18 pages 36 minutes read

Paul Laurence Dunbar

Dawn

Fiction | Poem | Adult | Published in 1912

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Summary and Study Guide

Overview

First published in 1895 in a collection that immediately found an admiring market, Paul Laurence Dunbar’s “Dawn”—a lyrical celebration of the quiet beauty of day’s first light—seems to epitomize late-century high Victorian poetics in both form and theme. In an exquisitely compact four lines, the poem is carefully metered, carefully rhymed, and conforms to expectations about how a poem should look and sound dating back to antiquity. Thematically, the poem offers a reassuring insight into the beauty of nature drawing from the Romantics’ tradition dating back nearly a century and during which sensitive poets found unsuspected inspiration in the play of nature—an appreciation of the profligate richness nature displays.

The poem, however, is not extraordinary due to its form or theme, but its author. Dunbar was a 20-something African American, high school educated young man, working as an elevator operator in a bank building in downtown Dayton, Ohio. His second collection of poems, Majors and Minors—in which “Dawn” first appeared—offered Dunbar his first national recognition as a poet of genuine promise by a predominately white critical establishment that grappled with the implications of a Black man producing such white poetry. To quote William Dean Howells—the editor of Harper’s—Dunbar’s poetry embodied such “white thinking and white feeling in a black man.”

Poet Biography

Paul Laurence Dunbar was born in Dayton, Ohio—the son of two freed slaves who migrated north from Kentucky after the war. Early, Dunbar heard stories of life on the plantation from his mother (his parents separated the year Dunbar was born). Gifted with an ear for language, he absorbed his mother’s Black southern dialect.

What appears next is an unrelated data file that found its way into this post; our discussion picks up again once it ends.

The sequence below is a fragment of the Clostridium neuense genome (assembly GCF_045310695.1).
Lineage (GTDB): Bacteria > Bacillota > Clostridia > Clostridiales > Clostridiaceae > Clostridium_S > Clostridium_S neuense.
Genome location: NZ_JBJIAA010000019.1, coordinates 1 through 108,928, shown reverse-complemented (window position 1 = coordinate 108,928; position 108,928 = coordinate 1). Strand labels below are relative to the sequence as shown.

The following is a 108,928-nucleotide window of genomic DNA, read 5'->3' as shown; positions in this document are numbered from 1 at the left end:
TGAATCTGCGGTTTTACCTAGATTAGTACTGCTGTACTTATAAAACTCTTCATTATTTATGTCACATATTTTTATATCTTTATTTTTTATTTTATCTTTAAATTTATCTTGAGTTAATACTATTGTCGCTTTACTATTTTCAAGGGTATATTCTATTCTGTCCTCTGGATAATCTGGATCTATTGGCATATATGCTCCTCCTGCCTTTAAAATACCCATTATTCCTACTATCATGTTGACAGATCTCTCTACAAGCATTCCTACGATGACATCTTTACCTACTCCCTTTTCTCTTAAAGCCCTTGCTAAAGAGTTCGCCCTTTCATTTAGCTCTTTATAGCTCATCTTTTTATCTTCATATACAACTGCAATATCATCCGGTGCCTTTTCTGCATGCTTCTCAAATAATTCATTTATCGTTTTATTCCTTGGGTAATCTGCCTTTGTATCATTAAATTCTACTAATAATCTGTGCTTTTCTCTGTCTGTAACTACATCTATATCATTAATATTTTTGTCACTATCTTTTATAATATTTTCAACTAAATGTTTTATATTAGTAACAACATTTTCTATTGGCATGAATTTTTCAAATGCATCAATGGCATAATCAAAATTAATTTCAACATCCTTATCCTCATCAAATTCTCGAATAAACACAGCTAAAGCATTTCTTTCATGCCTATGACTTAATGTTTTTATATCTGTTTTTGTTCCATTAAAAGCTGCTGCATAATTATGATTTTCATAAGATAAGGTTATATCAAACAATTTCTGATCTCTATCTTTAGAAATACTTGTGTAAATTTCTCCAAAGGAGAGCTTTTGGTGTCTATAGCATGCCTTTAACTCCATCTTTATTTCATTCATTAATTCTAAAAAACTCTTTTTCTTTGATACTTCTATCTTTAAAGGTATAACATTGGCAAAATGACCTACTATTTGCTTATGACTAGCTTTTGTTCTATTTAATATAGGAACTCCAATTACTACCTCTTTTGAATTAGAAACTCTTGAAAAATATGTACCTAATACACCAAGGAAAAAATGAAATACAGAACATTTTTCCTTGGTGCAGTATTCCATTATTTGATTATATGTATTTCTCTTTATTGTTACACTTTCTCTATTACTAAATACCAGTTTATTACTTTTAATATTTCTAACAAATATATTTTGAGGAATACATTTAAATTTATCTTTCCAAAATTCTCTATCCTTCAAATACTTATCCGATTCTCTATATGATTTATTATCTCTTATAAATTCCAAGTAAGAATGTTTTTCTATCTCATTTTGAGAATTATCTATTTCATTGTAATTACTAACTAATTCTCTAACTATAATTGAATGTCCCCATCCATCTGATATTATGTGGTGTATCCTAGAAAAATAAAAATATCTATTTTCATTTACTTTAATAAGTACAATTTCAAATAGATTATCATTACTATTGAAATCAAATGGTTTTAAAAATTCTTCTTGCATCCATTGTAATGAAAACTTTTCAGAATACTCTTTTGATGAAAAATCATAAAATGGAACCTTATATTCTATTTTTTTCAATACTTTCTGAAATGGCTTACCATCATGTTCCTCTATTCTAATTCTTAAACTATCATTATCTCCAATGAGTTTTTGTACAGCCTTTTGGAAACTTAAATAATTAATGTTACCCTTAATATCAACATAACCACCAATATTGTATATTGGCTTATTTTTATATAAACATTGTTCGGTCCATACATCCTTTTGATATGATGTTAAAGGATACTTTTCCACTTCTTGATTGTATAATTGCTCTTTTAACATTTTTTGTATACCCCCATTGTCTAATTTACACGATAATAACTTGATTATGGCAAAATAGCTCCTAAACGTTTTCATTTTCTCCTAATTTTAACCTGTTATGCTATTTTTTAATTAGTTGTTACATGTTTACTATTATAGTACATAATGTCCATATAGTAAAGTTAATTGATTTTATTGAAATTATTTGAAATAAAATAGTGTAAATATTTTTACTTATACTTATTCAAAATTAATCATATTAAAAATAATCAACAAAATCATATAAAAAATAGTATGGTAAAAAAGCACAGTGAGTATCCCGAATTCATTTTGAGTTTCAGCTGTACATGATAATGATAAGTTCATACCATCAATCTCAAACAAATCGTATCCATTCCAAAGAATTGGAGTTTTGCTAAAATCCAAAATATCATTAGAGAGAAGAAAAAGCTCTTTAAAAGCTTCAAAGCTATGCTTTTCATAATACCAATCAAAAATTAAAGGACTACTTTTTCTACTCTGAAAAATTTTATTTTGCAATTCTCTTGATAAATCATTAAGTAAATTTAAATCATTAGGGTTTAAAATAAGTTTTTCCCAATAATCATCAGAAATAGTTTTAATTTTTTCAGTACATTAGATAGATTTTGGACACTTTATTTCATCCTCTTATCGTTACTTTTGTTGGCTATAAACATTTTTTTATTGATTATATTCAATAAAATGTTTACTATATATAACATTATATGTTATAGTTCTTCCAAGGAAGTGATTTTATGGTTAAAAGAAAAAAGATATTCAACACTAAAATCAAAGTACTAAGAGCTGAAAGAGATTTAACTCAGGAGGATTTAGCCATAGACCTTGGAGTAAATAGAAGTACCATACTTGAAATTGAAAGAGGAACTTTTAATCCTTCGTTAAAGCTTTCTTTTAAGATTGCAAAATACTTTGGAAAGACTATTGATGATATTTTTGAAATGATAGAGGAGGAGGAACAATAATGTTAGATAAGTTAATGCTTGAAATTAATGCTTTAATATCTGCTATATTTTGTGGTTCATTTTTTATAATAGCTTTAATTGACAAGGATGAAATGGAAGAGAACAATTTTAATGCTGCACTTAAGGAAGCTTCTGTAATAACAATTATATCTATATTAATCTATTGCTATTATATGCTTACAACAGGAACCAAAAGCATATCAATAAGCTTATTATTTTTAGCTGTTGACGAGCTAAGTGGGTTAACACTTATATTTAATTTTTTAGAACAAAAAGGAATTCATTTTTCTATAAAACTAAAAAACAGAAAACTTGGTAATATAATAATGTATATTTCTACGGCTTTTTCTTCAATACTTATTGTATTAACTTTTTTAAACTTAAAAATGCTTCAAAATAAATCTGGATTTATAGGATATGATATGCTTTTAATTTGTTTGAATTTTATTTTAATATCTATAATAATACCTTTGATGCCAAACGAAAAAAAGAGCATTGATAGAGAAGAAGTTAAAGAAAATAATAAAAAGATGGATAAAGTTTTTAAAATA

Dunbar knew he wanted to be a writer before he was 10. He published his first poem in a Dayton weekly newspaper at the age of 14. By the time he completed high school, Dunbar served as both the editor of his school’s Black newspaper and the president of its literary society. He dreamed of being a lawyer, but college was prohibitively expensive. Dunbar took a job running an elevator in Dayton’s 10-story Callahan Bank Building. He never stopped writing poems, short stories, and essays (often about the plight of Black Americans). When he was 20, Dunbar was contacted by a former high school teacher to give a reading at the annual meeting of the Western Association of Writers in Dayton. Since its inception in 1885, the Association helped aspiring writers throughout the Midwest to network with publishers. There, Dunbar recited several of his poems and earned enthusiastic praise. Although Dunbar lavished extensive effort on finely crafted and elegantly lyrical poems in the tradition of British Romanticism, what the audience (and in turn the publishers) responded to were Dunbar’s poems set in the plantation era and that made use of the vernacular of barely educated slaves. The work proved highly popular and was a reflection of Antebellum nostalgia which rose with the influx of the sciences and the explosion of cities.

In 1893, Dunbar self-published his first volume of poems, Oak and Ivy. He sold the book on street corners in Dayton. The critical response was encouraging—particularly the interest in Dunbar’s plantation poetry. Dunbar moved to Chicago to be closer to that city’s burgeoning poetry community including Carl Sandburg, Nicholas Vachel Lindsay, and Edgar Lee Masters. Dunbar was the sole Black poet. With the support of the city’s African American community—most notably Frederick Douglass—Dunbar published poetry in newspapers and magazines. His breakthrough collection was 1895’s Majors and Minors, which included “Dawn.” The “Minors” section includes Dunbar’s dialect-driven Plantation Poetry, while his more traditional poems, written in standard English, comprise the Majors section. With critical plaudits from prominent writers like William Dean Howell’s generous review in The Atlantic, and with its promising sales, Dunbar was regarded as an up-and-coming poet.